Like craft beer, the stories of craft cannabis will be important.  We will have the opportunity to intertwine their stories with our stories; to embrace cannabis as complimentary rather than a competitor. And to help them out – they will face the same challenges that we have in terms of building craft brands.  Creating a high quality product is one thing, but as we know, figuring out how to make it known how great your product is can be challenging.

There are different stories coming out of the U.S. about the impact of cannabis on craft beer sales. Although almost certainly linked to a decline in mainstream beer sales, the jury is still out on craft beer sales. Many believe that there won’t be an impact, because craft beer consumers are sensation seekers, and the “hunt” is part of the craft beer experience.  They tend to be less risk-averse than mainstream beer drinkers, so more likely to try cannabis, but less likely to consider it a substitute for craft beer.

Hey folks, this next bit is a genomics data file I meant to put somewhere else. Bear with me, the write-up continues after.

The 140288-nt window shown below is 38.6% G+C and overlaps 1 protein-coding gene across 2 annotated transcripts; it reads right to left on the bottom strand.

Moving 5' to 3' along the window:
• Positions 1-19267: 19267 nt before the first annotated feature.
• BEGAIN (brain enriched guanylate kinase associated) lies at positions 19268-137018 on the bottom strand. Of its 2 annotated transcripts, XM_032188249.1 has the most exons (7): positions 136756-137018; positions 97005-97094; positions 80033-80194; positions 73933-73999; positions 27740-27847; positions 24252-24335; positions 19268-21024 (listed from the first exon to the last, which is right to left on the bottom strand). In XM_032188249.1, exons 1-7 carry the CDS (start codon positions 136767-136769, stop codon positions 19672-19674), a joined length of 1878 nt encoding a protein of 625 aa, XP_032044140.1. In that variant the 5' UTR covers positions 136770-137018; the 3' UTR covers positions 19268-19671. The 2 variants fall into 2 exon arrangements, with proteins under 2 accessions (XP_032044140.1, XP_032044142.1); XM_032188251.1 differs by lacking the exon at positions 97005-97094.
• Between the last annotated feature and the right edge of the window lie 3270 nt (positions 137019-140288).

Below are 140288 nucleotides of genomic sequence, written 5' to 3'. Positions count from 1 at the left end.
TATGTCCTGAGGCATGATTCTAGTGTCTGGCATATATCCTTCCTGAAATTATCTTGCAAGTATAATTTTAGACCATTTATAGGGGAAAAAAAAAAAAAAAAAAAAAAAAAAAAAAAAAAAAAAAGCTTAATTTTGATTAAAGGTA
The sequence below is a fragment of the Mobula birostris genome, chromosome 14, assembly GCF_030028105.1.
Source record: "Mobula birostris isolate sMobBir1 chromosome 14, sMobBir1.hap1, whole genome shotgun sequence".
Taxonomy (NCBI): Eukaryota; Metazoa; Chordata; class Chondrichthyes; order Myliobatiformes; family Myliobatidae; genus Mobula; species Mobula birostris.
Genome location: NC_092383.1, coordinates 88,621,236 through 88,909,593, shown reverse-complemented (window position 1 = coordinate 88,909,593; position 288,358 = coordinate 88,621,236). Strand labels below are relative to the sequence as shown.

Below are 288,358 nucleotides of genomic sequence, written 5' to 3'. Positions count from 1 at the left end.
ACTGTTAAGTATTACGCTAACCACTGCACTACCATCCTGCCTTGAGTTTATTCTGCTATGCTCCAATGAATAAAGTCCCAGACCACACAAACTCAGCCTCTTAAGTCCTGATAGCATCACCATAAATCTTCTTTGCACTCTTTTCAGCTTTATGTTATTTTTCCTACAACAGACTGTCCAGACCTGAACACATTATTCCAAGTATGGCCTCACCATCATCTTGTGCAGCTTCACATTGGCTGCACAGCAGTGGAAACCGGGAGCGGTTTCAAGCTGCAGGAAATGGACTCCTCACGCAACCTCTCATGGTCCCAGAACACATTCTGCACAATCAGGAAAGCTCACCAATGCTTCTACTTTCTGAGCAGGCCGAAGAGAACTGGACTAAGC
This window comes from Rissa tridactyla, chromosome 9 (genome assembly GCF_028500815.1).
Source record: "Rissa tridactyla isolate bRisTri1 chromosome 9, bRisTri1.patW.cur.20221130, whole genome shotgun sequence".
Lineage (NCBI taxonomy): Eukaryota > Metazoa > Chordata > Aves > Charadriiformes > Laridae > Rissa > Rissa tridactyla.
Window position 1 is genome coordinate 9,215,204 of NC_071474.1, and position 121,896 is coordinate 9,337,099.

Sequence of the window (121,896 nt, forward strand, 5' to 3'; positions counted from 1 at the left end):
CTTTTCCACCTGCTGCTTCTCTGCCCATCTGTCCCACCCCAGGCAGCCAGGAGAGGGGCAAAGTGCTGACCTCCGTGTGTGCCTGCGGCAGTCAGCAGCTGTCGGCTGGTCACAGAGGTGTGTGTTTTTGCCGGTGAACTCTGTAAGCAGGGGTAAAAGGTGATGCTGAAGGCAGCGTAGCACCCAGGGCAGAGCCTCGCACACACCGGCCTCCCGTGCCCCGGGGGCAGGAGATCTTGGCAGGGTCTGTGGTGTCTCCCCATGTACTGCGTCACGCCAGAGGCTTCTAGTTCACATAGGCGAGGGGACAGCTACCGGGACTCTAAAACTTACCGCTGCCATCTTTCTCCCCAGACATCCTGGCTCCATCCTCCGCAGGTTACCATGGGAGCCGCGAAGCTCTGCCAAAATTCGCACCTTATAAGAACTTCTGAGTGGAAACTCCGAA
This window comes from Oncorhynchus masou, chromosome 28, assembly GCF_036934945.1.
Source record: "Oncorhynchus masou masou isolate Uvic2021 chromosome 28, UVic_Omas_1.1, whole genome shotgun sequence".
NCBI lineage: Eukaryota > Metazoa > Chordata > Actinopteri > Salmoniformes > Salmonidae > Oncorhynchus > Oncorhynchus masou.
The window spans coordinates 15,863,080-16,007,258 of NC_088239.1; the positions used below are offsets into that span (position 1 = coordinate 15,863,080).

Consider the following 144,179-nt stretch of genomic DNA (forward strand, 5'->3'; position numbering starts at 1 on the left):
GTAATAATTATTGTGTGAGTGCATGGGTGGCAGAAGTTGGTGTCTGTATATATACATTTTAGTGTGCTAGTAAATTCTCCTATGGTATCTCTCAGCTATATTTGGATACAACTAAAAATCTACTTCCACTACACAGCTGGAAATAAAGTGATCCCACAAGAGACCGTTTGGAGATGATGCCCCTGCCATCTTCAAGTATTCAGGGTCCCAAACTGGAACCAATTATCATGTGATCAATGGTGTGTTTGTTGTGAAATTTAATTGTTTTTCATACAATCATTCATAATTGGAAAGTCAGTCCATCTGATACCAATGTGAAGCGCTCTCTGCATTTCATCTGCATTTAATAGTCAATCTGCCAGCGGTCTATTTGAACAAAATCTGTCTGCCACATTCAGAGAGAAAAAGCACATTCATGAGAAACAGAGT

Moving on to question 2: Will we put weed in our beer? The answer: No.  Now, I’m sure someone will, and there will certainly be interesting innovations in this space that we should all be watching.  Of course there will be breweries who add hemp, terpenes, and CBD to their beers.  Lately there has been news of a new company in Denver planning to brew non-alcoholic craft beverages containing THC, the key psychoactive chemical in cannabis. They are claiming that their products will be designed to deliver a consistent user experience with the same onset time as alcohol. I won’t lie.  I thought about it, I looked into it, and I got my chemical engineering hat on and even got a little bit excited about the technical challenge of getting the hydrophobic (that is, not water soluble) components of cannabis into our (very much water based) beer.